Meta’s announcement this week that it has started to block news links in Canada on both Facebook and Instagram due to Bill C-18’s mandated payments for links approach has sparked a flurry of commentary and coverage. News outlets such as Le Devoir have joined the Globe and Mail in expressing doubt about the government’s approach, news coverage has examined why the Meta ad boycott hasn’t taken off (hint: the government’s own party is still launching new ads) or why the Australian experience hasn’t been replicated in Canada (hint: different law, different time). Meanwhile, the political response has been discouraging with the government pretending to forget the Conservatives’ actual vote against Bill C-18 in the House of Commons, while the Conservatives insist on calling Bill C-18 a censorship bill when it isn’t. But perhaps the most interesting response is the speculation about what comes next. I don’t think anyone really knows, but this post offers a few possibilities.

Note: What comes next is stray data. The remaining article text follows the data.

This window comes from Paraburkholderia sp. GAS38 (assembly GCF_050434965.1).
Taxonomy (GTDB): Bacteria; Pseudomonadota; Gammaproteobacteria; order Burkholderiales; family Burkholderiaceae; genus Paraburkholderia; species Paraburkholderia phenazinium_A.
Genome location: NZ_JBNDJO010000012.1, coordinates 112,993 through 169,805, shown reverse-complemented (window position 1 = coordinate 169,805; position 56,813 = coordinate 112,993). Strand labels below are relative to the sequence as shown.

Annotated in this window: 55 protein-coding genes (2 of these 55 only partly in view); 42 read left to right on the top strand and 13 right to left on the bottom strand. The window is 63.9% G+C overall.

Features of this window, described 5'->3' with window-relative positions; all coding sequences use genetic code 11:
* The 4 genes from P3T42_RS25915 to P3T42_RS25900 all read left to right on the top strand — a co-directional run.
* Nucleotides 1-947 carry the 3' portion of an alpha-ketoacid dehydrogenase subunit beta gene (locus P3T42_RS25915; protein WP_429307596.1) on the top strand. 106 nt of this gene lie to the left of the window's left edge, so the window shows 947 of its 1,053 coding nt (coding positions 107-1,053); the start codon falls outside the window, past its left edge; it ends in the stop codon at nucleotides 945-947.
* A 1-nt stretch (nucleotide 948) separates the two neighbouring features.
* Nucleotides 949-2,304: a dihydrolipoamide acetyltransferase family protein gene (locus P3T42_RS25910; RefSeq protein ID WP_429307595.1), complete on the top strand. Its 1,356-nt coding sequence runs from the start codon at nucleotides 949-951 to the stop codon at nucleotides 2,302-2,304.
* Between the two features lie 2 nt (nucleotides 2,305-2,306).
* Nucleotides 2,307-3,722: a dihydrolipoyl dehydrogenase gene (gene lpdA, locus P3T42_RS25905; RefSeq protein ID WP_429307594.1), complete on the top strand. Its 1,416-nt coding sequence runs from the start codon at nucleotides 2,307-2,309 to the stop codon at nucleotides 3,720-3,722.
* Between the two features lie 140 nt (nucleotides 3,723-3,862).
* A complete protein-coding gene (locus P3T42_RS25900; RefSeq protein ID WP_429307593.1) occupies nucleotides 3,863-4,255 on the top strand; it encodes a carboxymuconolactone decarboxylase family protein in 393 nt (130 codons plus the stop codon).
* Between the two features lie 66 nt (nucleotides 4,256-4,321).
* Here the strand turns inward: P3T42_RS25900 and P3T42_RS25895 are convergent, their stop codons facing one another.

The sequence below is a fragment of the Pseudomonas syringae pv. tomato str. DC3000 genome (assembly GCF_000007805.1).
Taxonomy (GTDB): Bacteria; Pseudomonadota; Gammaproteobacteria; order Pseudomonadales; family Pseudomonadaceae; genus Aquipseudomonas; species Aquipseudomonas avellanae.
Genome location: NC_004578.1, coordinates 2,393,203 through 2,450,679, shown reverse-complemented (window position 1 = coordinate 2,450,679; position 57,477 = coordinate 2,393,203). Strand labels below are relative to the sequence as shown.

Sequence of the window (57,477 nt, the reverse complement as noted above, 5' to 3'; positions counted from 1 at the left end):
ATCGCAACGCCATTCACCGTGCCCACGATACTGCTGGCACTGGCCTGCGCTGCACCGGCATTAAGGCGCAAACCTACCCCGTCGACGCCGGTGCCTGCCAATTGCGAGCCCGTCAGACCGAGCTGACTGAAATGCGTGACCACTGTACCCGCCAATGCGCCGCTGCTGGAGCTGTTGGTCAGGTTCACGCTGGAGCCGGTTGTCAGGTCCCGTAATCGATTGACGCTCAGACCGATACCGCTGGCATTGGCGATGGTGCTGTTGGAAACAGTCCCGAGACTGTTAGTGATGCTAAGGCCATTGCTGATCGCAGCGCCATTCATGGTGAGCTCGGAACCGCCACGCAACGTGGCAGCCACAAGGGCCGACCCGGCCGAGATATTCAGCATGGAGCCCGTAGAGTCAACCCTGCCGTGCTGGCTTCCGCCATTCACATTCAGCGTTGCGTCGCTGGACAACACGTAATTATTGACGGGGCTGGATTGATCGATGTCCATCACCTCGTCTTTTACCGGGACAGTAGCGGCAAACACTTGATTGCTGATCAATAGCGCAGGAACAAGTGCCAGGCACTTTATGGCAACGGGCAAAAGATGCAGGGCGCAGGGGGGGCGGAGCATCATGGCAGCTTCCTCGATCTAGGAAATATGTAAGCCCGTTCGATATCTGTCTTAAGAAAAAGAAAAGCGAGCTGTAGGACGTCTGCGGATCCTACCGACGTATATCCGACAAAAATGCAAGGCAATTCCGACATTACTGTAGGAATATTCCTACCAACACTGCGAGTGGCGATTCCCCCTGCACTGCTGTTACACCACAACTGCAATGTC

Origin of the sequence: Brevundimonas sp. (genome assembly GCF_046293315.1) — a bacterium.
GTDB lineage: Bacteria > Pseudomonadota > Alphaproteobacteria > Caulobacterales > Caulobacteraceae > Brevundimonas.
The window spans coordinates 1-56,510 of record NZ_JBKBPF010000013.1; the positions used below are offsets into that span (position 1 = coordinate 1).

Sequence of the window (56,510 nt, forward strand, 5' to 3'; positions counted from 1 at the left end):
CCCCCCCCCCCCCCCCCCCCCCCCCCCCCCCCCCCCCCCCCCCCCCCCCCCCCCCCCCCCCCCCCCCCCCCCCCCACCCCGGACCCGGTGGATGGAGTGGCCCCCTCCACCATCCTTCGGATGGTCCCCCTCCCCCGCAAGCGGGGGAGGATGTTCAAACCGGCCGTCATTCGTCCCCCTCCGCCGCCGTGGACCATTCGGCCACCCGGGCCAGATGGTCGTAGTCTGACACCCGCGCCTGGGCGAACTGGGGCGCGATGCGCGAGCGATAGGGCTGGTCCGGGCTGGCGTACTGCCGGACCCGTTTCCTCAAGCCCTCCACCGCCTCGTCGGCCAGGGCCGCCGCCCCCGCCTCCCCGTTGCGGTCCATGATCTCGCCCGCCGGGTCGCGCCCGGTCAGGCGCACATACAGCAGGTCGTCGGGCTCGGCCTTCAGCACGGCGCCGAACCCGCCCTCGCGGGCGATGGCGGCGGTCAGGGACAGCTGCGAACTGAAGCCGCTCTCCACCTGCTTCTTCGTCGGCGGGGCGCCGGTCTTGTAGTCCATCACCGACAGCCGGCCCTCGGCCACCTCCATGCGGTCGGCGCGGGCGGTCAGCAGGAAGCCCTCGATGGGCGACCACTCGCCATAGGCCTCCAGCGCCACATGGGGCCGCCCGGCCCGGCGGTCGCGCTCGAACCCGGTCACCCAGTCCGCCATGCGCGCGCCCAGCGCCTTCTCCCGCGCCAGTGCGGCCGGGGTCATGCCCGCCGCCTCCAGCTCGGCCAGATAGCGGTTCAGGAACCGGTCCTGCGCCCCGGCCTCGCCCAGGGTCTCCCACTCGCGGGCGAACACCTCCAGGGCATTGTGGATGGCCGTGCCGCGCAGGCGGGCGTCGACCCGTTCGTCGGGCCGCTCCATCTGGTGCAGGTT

Post Tagged with: "google"
Evan Scrimshaw, who writes an engaging Substack primarily focused on Canadian politics, posted an interesting piece over the holiday weekend that linked the Toronto Raptors failure to resign guard Fred VanVleet and the reaction to Google and Facebook’s announcement that they plan to block news sharing or links as a result of Bill C-18. Scrimshaw argues that the public commentary on both developments featured similar “I told you so’s”: those that argue the Raptors should have traded VanVleet at the trade deadline rather than risk losing him for nothing and those who now argue that Bill C-18 would invariably lead to Google and Facebook blocking news sharing or links. Scrimshaw makes the case that it is too early to conclude anything with respect to Bill C-18 and that the Internet companies and government are merely engaged in a very public negotiation that could well result in either or both seeking a compromise before the law takes effect.